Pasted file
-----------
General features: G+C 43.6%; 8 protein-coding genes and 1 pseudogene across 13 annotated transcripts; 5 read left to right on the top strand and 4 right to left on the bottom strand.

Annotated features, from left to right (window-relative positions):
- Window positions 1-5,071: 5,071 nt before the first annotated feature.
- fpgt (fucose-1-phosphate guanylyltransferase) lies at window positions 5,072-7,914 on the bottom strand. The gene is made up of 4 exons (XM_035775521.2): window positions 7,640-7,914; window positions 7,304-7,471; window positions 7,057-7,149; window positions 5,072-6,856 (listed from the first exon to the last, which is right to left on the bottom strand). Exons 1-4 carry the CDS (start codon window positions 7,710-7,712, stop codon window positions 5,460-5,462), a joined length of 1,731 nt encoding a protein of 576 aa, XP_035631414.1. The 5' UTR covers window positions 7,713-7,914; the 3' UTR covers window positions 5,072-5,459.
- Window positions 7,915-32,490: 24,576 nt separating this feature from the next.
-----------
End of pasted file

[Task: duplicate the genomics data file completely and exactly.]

General features: G+C 43.6%; 8 protein-coding genes and 1 pseudogene across 13 annotated transcripts; 5 read left to right on the top strand and 4 right to left on the bottom strand.

Annotated features, from left to right (window-relative positions):
- Window positions 1-5,071: 5,071 nt before the first annotated feature.
- fpgt (fucose-1-phosphate guanylyltransferase) lies at window positions 5,072-7,914 on the bottom strand. The gene is made up of 4 exons (XM_035775521.2): window positions 7,640-7,914; window positions 7,304-7,471; window positions 7,057-7,149; window positions 5,072-6,856 (listed from the first exon to the last, which is right to left on the bottom strand). Exons 1-4 carry the CDS (start codon window positions 7,710-7,712, stop codon window positions 5,460-5,462), a joined length of 1,731 nt encoding a protein of 576 aa, XP_035631414.1. The 5' UTR covers window positions 7,713-7,914; the 3' UTR covers window positions 5,072-5,459.
- Window positions 7,915-32,490: 24,576 nt separating this feature from the next.